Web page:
How to win an election: How to write an election


The Telegraph has learnt that one of the major challenges facing the Government in the next general election will be to write a compelling election campaign.

The election campaign, due to begin on Thursday, will feature the Prime Minister’s office and senior party figures.

The newspaper has learnt, however, that this will be far from the first time that the Government has faced challenges in its election campaign and that it is not the first to face difficulties in running a successful campaign.

In 2013, the Government faced a series of challenges when it tried to build up its lead over Labor in the polls in a series, including the election of Joe Hockey and the Coalition’s leadership.

The Government was forced to rely heavily on advertising to boost its campaign, which it lost the election to Labor.

In 2015, the Coalition lost the leadership election and the election was won by the Nationals.

This year, the Opposition is expected to be stronger and will be running its campaign on a far more robust and comprehensive footing.

The Prime Minister is understood to have been frustrated at the level of media coverage he received in the election, which he had predicted would be far less than Labor’s.

The Coalition has been criticised by many for failing to make clear that the policy changes it was seeking would be delivered and to provide a detailed, costed plan.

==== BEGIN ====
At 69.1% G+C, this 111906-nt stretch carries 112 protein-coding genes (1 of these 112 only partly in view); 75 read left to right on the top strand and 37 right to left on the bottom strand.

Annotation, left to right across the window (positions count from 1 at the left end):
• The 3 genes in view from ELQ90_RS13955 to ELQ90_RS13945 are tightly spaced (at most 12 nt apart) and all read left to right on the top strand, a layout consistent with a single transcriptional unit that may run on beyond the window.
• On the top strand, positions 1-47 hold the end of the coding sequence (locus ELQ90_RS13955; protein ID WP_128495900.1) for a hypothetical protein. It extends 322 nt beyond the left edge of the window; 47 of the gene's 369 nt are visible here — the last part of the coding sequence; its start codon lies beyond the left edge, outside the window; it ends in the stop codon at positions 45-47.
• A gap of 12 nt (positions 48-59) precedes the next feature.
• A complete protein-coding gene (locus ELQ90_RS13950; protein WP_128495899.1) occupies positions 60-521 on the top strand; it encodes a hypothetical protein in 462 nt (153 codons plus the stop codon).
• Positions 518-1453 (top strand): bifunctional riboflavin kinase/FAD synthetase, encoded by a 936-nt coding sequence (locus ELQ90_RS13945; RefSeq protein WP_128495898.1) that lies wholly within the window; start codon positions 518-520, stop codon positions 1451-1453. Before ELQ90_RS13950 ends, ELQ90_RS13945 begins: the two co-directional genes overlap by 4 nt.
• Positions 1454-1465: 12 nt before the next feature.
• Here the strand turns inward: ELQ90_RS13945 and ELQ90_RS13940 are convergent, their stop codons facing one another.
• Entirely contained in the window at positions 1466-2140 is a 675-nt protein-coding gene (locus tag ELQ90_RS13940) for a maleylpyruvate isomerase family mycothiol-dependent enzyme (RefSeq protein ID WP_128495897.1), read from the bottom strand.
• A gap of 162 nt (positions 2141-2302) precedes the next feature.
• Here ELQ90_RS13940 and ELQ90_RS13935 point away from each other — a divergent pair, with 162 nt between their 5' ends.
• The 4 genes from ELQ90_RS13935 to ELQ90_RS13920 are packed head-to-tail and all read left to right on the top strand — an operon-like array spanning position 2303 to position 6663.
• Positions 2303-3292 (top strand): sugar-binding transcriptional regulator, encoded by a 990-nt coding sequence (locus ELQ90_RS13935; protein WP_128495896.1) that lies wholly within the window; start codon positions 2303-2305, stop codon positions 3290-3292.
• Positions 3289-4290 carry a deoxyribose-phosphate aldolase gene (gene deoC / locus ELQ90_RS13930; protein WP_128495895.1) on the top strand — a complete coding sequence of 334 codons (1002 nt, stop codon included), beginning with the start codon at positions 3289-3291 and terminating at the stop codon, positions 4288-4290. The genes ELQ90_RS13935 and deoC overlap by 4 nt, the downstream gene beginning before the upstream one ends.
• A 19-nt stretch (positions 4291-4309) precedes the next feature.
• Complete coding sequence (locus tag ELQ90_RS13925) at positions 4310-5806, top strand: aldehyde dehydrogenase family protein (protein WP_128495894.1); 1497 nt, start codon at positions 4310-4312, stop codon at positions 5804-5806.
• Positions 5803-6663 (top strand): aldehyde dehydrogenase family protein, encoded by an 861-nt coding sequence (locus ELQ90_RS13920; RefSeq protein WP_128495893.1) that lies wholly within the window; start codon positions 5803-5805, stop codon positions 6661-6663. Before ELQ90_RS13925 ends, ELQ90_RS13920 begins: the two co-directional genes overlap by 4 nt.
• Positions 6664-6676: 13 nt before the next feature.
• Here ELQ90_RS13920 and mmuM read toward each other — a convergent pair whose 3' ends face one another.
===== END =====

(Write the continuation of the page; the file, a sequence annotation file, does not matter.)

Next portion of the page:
The new Coalition will be seeking to use a similar approach to the Coalition-run government of Julia Gillard in 2014, when it spent a large part of the campaign on its policy agenda.

The Opposition leader, Bill Shorten, has been widely criticised for using the same approach during the 2015 election campaign when he tried to convince voters that the Coalition would be a better government than Labor, especially when it came to the budget and Medicare.

Mr Shorten has also criticised the Coalition for not providing a clear and coherent plan to tackle climate change.

Mr Hockey has been under heavy criticism for the way in which he handled his time as Opposition leader.

He was criticised for failing for failing in his duty to act, for failing as a leader and for being overly cautious.

He has also been criticised for being too quick to dismiss people who criticised him, including members of his own party.

In an interview with the ABC’s Lateline program on Monday, Mr Hockey criticised the Government for “saying no” to any of the recommendations that he made to reduce the budget deficit, and instead for “giving people excuses” for not doing what he said he would do.

He said that he would never have gone back on his promise to increase the Medicare rebate if he knew the Opposition had promised to do so.